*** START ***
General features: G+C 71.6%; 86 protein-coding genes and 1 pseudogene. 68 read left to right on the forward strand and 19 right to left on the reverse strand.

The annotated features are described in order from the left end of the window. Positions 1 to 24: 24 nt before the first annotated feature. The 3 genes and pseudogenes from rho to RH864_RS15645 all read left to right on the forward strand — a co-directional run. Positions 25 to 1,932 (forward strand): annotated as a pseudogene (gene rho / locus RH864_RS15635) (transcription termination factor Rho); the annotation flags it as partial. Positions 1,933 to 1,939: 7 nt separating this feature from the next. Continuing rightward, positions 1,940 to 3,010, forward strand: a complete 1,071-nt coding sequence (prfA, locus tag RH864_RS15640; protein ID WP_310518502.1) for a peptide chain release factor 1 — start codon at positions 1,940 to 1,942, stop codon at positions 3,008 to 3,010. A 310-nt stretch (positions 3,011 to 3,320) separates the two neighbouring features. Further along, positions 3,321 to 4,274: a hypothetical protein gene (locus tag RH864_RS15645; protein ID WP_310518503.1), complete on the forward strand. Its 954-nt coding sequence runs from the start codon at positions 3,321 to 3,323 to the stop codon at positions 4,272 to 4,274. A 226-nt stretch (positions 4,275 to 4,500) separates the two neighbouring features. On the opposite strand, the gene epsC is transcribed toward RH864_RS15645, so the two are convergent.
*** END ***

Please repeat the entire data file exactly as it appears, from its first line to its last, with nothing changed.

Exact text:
General features: G+C 71.6%; 86 protein-coding genes and 1 pseudogene. 68 read left to right on the forward strand and 19 right to left on the reverse strand.

The annotated features are described in order from the left end of the window. Positions 1 to 24: 24 nt before the first annotated feature. The 3 genes and pseudogenes from rho to RH864_RS15645 all read left to right on the forward strand — a co-directional run. Positions 25 to 1,932 (forward strand): annotated as a pseudogene (gene rho / locus RH864_RS15635) (transcription termination factor Rho); the annotation flags it as partial. Positions 1,933 to 1,939: 7 nt separating this feature from the next. Continuing rightward, positions 1,940 to 3,010, forward strand: a complete 1,071-nt coding sequence (prfA, locus tag RH864_RS15640; protein ID WP_310518502.1) for a peptide chain release factor 1 — start codon at positions 1,940 to 1,942, stop codon at positions 3,008 to 3,010. A 310-nt stretch (positions 3,011 to 3,320) separates the two neighbouring features. Further along, positions 3,321 to 4,274: a hypothetical protein gene (locus tag RH864_RS15645; protein ID WP_310518503.1), complete on the forward strand. Its 954-nt coding sequence runs from the start codon at positions 3,321 to 3,323 to the stop codon at positions 4,272 to 4,274. A 226-nt stretch (positions 4,275 to 4,500) separates the two neighbouring features. On the opposite strand, the gene epsC is transcribed toward RH864_RS15645, so the two are convergent.